Kejriwal Doesn’t Speak for India: EAM After Singapore Govt Objects
Kejriwal had earlier on Tuesday tweeted, asking the Centre to cancel all flights from Singapore over the strain.
Hours after Singapore on Tuesday, 18 May, denied that there was any truth behind Delhi CM Arvind Kejriwal’s assertion that there is a new COVID-19 strain in the country, and dismissed his claims, India has responded, calling Singapore a “solid partner” and saying that Kejriwal does not “speak for India.”
CM Kejriwal had earlier on Tuesday taken to Twitter to ask the Centre to immediately cancel all flights from Singapore, stating that a new strain of the virus, found in the country, is said to be “very dangerous” for children.
HOW HAS SINGAPORE REACTED?
Singapore has strongly reacted to Kejriwal’s tweet, dismissing his claims and conveyed their objections.
“There is no truth whatsoever in the assertions found within the reports. There is no 'Singapore variant'. The strain that is prevalent in many of the COVID-19 cases in recent weeks is the B.1.617.2 variant, which originated in India. Phylogenetic testing has shown this B.1.617.2 variant to be associated with several clusters in Singapore,” the country’s health ministry asserted in a press release.
Meanwhile, Singapore Foreign Minister Vivian Balakrishnan responded to Kejriwal on Twitter, asking him to stick to facts.
Further, the Ministry of External Affairs said on Wednesday that the Singapore government called India’s High Commissioner to convey its strong objection to the tweet.
“The High Commissioner clarified that Delhi CM had no competence to pronounce on COVID variants or civil aviation policy,” MEA spokesperson Arindam Bagchi said.
WHAT HAS THE INDIAN GOVT SAID?
Responding after the rebuke from the Singapore, External Affairs Minister Dr S Jaishankar said that Singapore and India have been solid partners in the fight against COVID-19.
“However, irresponsible comments from those who should know better can damage long-standing partnerships. So, let me clarify – Delhi CM does not speak for India,” he wrote on Twitter.
Meanwhile, on Tuesday, responding to Kejriwal, Union Civil Aviation Minister Hardeep Puri said that there were no regular flights between India and Singapore, except for a few under the Vande Bharat mission to repatriate Indian nationals. There is no air bubble with Singapore either, he stated on Tuesday.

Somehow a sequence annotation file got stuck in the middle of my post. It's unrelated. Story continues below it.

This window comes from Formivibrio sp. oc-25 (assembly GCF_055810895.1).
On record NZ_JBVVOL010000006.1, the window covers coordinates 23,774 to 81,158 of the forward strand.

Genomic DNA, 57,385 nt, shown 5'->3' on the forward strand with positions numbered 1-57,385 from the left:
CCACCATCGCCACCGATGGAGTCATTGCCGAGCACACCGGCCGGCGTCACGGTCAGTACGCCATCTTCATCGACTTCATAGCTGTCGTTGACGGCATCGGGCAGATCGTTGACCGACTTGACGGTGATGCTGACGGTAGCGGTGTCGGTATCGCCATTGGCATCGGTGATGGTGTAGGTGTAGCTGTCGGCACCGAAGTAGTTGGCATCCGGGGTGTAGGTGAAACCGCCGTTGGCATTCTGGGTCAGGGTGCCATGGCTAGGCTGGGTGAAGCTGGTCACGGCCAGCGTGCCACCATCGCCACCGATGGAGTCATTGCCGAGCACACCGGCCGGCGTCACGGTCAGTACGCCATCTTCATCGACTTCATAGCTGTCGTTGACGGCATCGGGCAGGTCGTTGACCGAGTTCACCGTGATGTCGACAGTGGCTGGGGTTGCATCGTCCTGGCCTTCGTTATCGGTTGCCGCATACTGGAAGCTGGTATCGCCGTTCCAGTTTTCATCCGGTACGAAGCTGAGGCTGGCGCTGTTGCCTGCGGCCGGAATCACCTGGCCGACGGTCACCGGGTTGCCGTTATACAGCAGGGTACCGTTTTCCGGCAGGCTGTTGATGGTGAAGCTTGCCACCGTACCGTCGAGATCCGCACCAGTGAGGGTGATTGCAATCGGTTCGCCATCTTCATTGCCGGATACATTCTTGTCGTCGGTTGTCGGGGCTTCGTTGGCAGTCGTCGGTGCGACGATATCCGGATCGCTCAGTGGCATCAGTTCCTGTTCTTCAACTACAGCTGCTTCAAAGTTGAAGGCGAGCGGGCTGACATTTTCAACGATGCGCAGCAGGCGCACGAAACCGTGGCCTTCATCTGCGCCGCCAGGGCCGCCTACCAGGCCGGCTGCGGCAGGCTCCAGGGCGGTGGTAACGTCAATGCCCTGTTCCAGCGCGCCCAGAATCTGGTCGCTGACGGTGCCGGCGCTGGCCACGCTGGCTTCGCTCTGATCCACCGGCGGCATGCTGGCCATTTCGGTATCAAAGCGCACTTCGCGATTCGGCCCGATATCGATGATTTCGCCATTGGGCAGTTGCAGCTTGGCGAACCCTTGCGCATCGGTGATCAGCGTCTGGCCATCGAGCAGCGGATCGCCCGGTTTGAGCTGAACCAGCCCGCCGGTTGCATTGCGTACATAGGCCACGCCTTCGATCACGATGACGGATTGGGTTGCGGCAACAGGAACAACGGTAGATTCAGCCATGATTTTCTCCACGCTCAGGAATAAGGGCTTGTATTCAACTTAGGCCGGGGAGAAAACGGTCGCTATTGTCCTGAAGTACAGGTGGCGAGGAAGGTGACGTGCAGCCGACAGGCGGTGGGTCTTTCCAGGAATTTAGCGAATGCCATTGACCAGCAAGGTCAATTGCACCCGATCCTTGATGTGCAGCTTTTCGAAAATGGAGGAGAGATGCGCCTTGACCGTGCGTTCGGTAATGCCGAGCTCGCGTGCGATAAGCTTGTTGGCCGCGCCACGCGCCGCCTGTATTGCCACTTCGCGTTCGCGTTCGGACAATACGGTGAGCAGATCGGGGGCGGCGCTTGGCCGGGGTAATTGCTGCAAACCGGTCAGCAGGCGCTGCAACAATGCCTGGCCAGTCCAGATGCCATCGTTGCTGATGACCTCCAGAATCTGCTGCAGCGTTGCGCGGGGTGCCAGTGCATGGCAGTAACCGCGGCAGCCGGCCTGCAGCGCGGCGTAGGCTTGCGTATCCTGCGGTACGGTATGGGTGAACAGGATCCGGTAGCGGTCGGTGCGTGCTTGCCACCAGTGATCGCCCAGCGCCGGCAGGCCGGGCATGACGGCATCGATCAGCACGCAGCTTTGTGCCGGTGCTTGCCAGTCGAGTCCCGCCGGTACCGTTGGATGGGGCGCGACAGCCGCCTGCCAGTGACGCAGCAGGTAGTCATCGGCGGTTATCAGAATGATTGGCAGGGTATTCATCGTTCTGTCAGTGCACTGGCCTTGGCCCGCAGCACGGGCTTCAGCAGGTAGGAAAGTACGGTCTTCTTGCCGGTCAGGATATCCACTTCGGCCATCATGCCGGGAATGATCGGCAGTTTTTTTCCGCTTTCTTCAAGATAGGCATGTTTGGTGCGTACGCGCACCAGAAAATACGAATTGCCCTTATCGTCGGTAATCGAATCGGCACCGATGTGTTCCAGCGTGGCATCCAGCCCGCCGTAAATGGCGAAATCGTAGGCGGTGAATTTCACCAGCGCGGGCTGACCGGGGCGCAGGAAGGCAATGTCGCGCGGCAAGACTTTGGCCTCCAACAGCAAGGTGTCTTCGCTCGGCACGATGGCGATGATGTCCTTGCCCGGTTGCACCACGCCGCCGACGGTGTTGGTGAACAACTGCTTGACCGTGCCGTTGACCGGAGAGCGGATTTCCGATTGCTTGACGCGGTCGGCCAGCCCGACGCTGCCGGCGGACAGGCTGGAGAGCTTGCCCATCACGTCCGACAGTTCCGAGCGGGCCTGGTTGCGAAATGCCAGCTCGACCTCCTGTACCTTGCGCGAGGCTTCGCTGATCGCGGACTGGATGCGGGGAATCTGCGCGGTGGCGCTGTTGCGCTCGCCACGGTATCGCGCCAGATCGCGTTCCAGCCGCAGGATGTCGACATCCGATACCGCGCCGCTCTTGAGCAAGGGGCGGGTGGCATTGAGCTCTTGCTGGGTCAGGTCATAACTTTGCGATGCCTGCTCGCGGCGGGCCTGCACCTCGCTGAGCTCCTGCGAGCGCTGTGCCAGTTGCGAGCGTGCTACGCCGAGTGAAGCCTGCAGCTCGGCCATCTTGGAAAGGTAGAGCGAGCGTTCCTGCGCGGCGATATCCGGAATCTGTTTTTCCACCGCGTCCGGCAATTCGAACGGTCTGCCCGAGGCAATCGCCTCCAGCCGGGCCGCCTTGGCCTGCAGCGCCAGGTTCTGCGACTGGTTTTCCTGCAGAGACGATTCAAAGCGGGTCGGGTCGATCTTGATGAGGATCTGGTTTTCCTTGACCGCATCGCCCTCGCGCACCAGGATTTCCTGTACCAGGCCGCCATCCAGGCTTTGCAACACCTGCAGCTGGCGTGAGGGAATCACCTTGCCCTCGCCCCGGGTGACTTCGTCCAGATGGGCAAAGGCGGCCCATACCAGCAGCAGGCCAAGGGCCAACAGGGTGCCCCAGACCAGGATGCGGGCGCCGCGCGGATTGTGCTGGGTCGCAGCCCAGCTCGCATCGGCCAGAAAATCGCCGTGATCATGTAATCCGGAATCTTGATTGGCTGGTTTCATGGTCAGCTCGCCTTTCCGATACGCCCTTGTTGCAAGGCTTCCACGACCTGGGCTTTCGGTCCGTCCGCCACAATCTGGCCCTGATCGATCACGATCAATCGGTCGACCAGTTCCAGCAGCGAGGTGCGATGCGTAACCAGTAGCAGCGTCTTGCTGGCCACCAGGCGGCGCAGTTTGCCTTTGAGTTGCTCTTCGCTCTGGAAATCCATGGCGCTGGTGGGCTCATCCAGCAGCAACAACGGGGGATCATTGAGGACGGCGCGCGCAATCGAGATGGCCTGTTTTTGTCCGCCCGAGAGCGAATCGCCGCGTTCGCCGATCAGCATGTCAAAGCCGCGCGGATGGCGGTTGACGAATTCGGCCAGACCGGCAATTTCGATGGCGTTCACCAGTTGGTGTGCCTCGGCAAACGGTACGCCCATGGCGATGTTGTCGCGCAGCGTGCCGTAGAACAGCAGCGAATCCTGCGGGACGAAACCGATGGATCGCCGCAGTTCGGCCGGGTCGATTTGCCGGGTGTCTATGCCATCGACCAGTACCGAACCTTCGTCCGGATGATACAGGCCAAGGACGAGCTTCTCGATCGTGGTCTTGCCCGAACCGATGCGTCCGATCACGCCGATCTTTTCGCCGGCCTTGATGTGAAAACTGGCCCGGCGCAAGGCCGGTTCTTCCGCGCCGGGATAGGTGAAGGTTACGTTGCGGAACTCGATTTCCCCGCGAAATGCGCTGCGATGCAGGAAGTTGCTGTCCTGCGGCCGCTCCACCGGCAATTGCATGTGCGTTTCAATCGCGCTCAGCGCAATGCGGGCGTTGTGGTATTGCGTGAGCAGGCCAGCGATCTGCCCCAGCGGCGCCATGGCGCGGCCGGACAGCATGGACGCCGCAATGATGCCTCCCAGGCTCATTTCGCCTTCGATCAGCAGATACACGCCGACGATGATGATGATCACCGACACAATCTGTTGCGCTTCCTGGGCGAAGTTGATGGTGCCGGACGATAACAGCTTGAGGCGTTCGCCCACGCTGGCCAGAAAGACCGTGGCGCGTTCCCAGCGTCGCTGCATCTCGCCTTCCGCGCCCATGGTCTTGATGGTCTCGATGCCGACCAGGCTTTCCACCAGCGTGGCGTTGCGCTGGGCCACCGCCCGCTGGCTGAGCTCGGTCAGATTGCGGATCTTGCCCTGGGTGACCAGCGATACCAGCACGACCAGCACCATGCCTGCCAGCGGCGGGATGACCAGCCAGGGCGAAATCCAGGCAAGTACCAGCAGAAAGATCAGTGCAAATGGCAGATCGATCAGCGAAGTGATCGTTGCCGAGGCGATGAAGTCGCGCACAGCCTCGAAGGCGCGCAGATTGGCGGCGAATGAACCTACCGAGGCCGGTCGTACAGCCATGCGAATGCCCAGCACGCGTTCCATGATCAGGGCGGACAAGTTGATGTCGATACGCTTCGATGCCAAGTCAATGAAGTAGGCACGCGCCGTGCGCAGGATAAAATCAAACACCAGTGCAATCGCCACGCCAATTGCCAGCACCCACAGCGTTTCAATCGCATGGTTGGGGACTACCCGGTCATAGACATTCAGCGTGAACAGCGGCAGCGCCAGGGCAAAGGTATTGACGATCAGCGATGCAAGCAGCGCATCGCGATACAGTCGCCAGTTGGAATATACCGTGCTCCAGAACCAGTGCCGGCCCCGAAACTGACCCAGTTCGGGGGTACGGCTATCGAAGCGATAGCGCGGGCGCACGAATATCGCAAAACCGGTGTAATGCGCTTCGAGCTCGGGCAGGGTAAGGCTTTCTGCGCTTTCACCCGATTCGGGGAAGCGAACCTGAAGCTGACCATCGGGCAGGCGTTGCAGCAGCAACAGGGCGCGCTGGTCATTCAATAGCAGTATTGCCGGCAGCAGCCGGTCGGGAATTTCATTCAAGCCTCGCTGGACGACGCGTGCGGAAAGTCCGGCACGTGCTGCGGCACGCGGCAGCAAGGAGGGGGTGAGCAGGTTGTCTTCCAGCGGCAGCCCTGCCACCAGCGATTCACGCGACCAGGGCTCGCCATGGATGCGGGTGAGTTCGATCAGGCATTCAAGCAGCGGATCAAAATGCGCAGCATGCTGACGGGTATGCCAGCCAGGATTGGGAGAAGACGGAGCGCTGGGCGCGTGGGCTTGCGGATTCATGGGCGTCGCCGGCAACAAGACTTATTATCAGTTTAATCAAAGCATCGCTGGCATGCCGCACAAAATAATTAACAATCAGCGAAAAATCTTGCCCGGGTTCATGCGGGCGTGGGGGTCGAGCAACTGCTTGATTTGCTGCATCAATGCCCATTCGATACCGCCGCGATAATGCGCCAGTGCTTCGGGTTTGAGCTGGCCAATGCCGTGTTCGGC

SINGAPORE HIGH COMMISSIONER TO INDIA
Asking to put an end to this “episode”, Singapore High Commissioner to India Simon Wong asserted on Wednesday afternoon that Delhi CM’s remarks would not impact India and Singapore’s “hand-in-hand fight against COVID”.
Wong said, “In Singapore, we have Protection from Online Falsehoods and Manipulation Act (POFMA) to mitigate misinformation and we reserve the right to invoke POFMA on assertions made by the CM (Delhi). However, we're satisfied with GoI's clarification.”
In view of S Jaishankar’s three-point response, Wong said that Singapore is heartened by the assurances of authorities representing the Government of India, adding, “We’re working together.” Wong further emphasised that the “pandemic knows no boundary or political colour”.
WHAT DID KEJRIWAL SAY?
Kejriwal had tweeted that the new strain of the virus could invade India in the form of a third wave. He also urged the Centre to prioritise working on “vaccine alternatives” for children.
“The new form of coronavirus in Singapore is said to be very dangerous for children. It could reach Delhi in the form of a third wave. My appeal to the Central government:
1. Cancel all air services with Singapore with immediate effect
2. Work on vaccine alternatives for children on a priority basis.”
THIRD WAVE CONCERNS
Kejriwal’s tweet came amid concerns over a third wave. Pointing out that the first wave affected the elderly the most, the second affected younger people, the third wave, experts reckon, is likely to impact children.
Dr Devi Shetty, cardiac surgeon and chief of Narayana Health, was quoted by NDTV, as saying: "There is a possibility that the third wave of COVID will predominantly target the children, mainly because adults are either already infected or immunised.”
Meanwhile, the government’s Principal Scientific Adviser K Vijay Raghavan has also warned that a third wave of the COVID-19 pandemic is "inevitable" and said that vaccines need to be "updated" to deal with the emerging strains.
"Phase three is inevitable given the higher levels of the circulating virus, but it is not clear on what time-scale this phase will occur. We should be prepared for new waves.”
BUT HOW TO VACCINATE CHILDREN?
While the US recently authorised Pfizer and BioNTech's COVID-19 vaccine for use among children aged between 12 and 15 years, there are no vaccines presently available for children in India.
The Drugs Controller General of India, on 13 May, permitted vaccine trials on children aged between 2 and 18 years.
Meanwhile, a few states, including Maharashtra and Karnataka, were reported to be readying themselves for the third wave. They have set up COVID-care centres for children and constituted a paediatric task force.
SITUATION IN SINGAPORE
As per AFP, Singapore has decided to close schools from Wednesday after a warning of a new coronavirus strain – like the one first detected in India – affecting more children.
Following months of near-zero cases, a recent rise in local transmission has been observed in Singapore, leading to the government tightening restrictions.
(With inputs from NDTV and AFP.)
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